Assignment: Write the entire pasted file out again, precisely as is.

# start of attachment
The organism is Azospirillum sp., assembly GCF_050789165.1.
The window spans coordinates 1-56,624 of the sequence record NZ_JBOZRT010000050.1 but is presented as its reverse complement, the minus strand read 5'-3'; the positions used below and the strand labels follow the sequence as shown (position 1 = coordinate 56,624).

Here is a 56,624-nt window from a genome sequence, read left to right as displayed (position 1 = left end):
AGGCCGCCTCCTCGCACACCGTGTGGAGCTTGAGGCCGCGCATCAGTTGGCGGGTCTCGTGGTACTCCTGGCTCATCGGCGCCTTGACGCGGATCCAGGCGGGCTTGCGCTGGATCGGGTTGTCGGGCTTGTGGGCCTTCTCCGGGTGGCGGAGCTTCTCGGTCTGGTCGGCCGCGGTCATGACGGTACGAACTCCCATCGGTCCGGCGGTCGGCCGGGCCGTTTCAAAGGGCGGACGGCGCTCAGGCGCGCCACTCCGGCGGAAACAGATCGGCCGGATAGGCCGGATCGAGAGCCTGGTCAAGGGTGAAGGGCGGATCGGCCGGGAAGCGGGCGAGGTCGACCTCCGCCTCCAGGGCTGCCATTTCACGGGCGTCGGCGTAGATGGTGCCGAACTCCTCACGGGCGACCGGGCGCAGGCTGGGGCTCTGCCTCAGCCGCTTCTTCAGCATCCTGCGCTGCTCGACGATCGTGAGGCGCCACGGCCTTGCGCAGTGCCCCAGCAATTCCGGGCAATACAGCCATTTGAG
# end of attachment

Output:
The organism is Azospirillum sp., assembly GCF_050789165.1.
The window spans coordinates 1-56,624 of the sequence record NZ_JBOZRT010000050.1 but is presented as its reverse complement, the minus strand read 5'-3'; the positions used below and the strand labels follow the sequence as shown (position 1 = coordinate 56,624).

Here is a 56,624-nt window from a genome sequence, read left to right as displayed (position 1 = left end):
AGGCCGCCTCCTCGCACACCGTGTGGAGCTTGAGGCCGCGCATCAGTTGGCGGGTCTCGTGGTACTCCTGGCTCATCGGCGCCTTGACGCGGATCCAGGCGGGCTTGCGCTGGATCGGGTTGTCGGGCTTGTGGGCCTTCTCCGGGTGGCGGAGCTTCTCGGTCTGGTCGGCCGCGGTCATGACGGTACGAACTCCCATCGGTCCGGCGGTCGGCCGGGCCGTTTCAAAGGGCGGACGGCGCTCAGGCGCGCCACTCCGGCGGAAACAGATCGGCCGGATAGGCCGGATCGAGAGCCTGGTCAAGGGTGAAGGGCGGATCGGCCGGGAAGCGGGCGAGGTCGACCTCCGCCTCCAGGGCTGCCATTTCACGGGCGTCGGCGTAGATGGTGCCGAACTCCTCACGGGCGACCGGGCGCAGGCTGGGGCTCTGCCTCAGCCGCTTCTTCAGCATCCTGCGCTGCTCGACGATCGTGAGGCGCCACGGCCTTGCGCAGTGCCCCAGCAATTCCGGGCAATACAGCCATTTGAG